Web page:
Both Base.SineGen and Base.Variable classes have class attributes. They are entered in the associated Grid View in the Right Pane. To see them, single click on the SineGen class name or its icon to obtain the Grid View in the Right Pane. You can see the definitions of the attributes by scrolling the Grid View, or right clicking on the name of an attribute and select Properties from the context menu. An Attribute Properties dialog will be displayed to show the definition of the one you just picked. Changes made in the Grid View are immediate. For changes made in the Attribute Properties dialog, however, you need to click on the OK button to commit them and close the dialog. For more operations on the attribute list, such as adding, deleting, or reordering the attributes, please consult Operating on Attribute Grid View section in Chapter 2 of the SansGUI Developer's Guide.
Some classes, such as Negate, SquareRoot, and Variable, allow only one input link. We simply check the Unique fields when defining their input Port 1. Class SineGen and class Constant do not allow input link at all.
Please go to the reference section of each class to find out more details. You may compare the reference information with the class definitions and the accompanying source code to gain more insights.
The Connector class is defined to include one single attribute -- Value. It is used to pass the value from one component to another.
After we have created all the classes, we use the SansGUI Development Environment to generate an Object Library with the default name Calc_<Major>_<Minor>.sgo. Also generated are C/C++ and Fortran source code for the class functions in each component class. We selected Action>Generate Next Build, Generate Test Release, or Generate Official Release from the pull-down menu to perform this task. By default, both C/C++ and Fortran code are generated and stored in a subdirectory named:
<Major> is the major release number.
<Minor> is the minor release number.
<Patch> is the patch level.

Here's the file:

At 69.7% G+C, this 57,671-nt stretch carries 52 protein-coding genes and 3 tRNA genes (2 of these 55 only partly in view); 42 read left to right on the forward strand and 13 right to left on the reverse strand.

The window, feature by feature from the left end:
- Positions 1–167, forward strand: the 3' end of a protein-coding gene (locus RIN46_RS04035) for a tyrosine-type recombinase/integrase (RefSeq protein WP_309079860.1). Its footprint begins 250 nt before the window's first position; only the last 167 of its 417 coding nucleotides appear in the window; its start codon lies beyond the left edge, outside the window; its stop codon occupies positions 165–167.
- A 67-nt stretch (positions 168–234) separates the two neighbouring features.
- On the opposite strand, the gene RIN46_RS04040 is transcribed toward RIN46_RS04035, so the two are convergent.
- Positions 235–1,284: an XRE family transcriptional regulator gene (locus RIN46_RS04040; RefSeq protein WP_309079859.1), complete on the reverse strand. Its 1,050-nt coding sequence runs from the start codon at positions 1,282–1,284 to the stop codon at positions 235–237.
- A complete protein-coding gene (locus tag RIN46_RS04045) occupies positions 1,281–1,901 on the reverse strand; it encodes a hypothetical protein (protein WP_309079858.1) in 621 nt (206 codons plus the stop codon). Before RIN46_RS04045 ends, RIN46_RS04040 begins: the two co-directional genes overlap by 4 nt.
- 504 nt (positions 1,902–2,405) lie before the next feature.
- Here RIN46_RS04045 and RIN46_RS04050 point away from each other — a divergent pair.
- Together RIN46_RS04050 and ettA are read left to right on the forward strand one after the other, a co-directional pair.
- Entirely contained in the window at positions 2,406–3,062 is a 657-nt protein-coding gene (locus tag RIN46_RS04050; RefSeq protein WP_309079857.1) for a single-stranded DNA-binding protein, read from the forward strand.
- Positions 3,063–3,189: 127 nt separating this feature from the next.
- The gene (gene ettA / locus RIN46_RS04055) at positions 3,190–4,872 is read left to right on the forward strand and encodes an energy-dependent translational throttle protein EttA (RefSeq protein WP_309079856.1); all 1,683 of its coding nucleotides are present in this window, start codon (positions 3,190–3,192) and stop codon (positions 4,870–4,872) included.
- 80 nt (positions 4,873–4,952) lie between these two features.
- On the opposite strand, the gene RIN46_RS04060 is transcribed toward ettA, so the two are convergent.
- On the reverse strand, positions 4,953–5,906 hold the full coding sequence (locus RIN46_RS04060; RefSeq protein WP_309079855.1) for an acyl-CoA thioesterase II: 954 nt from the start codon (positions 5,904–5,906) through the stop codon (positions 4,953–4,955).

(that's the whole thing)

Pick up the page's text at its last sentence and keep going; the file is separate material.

<Build> is the build increment.
You can look into the Generating Object Library section in Chapter 3 of the SansGUI Developer's Guide for more details.
The generated source files were then inserted into two Win32 DLL Projects, one for Visual C++ and the other for Visual Fortran. The two project were developed independently; therefore, you only need Visual C++ or Visual Fortran but not both. To examine the code in the class functions, perform the following steps. Please note that you don't need to close the SansGUI environment. SansGUI can work with Visual Studio in coordination, especially when you are debugging your code.
Start your Visual Studio IDE that comes with either Visual C++ or Visual Fortran.
Select File>Open Workspace to load Calc_1_1.dsw from the Calc_1_1 subdirectory if you are using Visual C++; or Calc_1_1F.dsw from the Calc_1_1F subdirectory if you are using Visual Fortran.
Once the workspace is loaded, switch to the File View and you will see the class functions being collected in the source files with the names corresponding to the classes.
Double click on any file to see the code, as you would do in your program development.
The Add, Subtract, Multiply, Divide classes do not contain any attribute. The code in the evaluation functions demonstrate how to process input links and deposit resulting values to output links. To learn how to access class attributes, you can start with the evaluation function in class Constant or class Variable because they have only one attribute, Value (fValue). Once it is understood, you can look into the evaluation function of class SineGen for a more elaborated coding example.
Consult Chapter 4 Developing In-Process Simulators in the SansGUI Developer's Guide, Chapter 2 SansGUI Data Object Format and Chapter 3 SansGUI Application Programming Interface in the SansGUI Reference Manual for more coding details. It is also a good idea to go through the code in other examples in the Getting Started guide and from ProtoDesign's web site.
The on-line documentation you are looking at right now was created by a 3rd party HTML authoring tool. It does not have to be all in HTML. You can include other types of files as long as you enter them correctly in the Document Location field in the Class Properties dialog (as shown above). SansGUI will invoke the associated application according to the extension settings in the user's Windows registry.
Details of Preparing On-Line Documentation can be found in Chapter 3 Generating and Maintaining Object Libraries in the SansGUI Developer's Guide.
The distribution files in Visual Calculator for SansGUI are described in the Welcome page. We created a directory structure for all these files and used a zip utility program to create and convert the zipped archive file into a self-extracting executable program. When the program is run, all the files are extracted and put in the corresponding locations, preserving the directory structure.
Please consult Chapter 7 Deploying Simulators in the SansGUI Developer's Guide for more details.
Visual Calculator for SansGUI Version 1.1